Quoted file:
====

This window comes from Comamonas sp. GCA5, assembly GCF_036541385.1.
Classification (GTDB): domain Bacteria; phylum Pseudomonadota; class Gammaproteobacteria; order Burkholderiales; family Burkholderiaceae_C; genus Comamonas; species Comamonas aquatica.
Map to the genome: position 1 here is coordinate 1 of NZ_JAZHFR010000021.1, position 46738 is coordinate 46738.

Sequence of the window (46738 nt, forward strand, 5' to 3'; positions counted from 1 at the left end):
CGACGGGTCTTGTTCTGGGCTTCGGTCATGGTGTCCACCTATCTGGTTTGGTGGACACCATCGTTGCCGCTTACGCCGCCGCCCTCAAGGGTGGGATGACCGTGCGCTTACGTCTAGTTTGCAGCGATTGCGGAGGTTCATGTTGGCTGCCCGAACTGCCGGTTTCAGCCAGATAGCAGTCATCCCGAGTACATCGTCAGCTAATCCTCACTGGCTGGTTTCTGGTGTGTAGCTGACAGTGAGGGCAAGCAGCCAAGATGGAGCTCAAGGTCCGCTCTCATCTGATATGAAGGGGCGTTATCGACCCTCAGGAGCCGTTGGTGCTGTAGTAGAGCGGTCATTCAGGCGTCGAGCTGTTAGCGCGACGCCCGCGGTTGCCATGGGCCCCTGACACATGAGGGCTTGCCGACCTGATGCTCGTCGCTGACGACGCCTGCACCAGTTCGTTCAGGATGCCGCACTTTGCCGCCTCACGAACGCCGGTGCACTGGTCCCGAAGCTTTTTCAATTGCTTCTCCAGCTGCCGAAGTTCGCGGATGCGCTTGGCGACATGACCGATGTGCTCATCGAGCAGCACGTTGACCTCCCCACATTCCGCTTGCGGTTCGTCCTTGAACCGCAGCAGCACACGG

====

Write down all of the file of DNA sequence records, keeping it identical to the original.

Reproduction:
This window comes from Comamonas sp. GCA5, assembly GCF_036541385.1.
Classification (GTDB): domain Bacteria; phylum Pseudomonadota; class Gammaproteobacteria; order Burkholderiales; family Burkholderiaceae_C; genus Comamonas; species Comamonas aquatica.
Map to the genome: position 1 here is coordinate 1 of NZ_JAZHFR010000021.1, position 46738 is coordinate 46738.

Sequence of the window (46738 nt, forward strand, 5' to 3'; positions counted from 1 at the left end):
CGACGGGTCTTGTTCTGGGCTTCGGTCATGGTGTCCACCTATCTGGTTTGGTGGACACCATCGTTGCCGCTTACGCCGCCGCCCTCAAGGGTGGGATGACCGTGCGCTTACGTCTAGTTTGCAGCGATTGCGGAGGTTCATGTTGGCTGCCCGAACTGCCGGTTTCAGCCAGATAGCAGTCATCCCGAGTACATCGTCAGCTAATCCTCACTGGCTGGTTTCTGGTGTGTAGCTGACAGTGAGGGCAAGCAGCCAAGATGGAGCTCAAGGTCCGCTCTCATCTGATATGAAGGGGCGTTATCGACCCTCAGGAGCCGTTGGTGCTGTAGTAGAGCGGTCATTCAGGCGTCGAGCTGTTAGCGCGACGCCCGCGGTTGCCATGGGCCCCTGACACATGAGGGCTTGCCGACCTGATGCTCGTCGCTGACGACGCCTGCACCAGTTCGTTCAGGATGCCGCACTTTGCCGCCTCACGAACGCCGGTGCACTGGTCCCGAAGCTTTTTCAATTGCTTCTCCAGCTGCCGAAGTTCGCGGATGCGCTTGGCGACATGACCGATGTGCTCATCGAGCAGCACGTTGACCTCCCCACATTCCGCTTGCGGTTCGTCCTTGAACCGCAGCAGCACACGG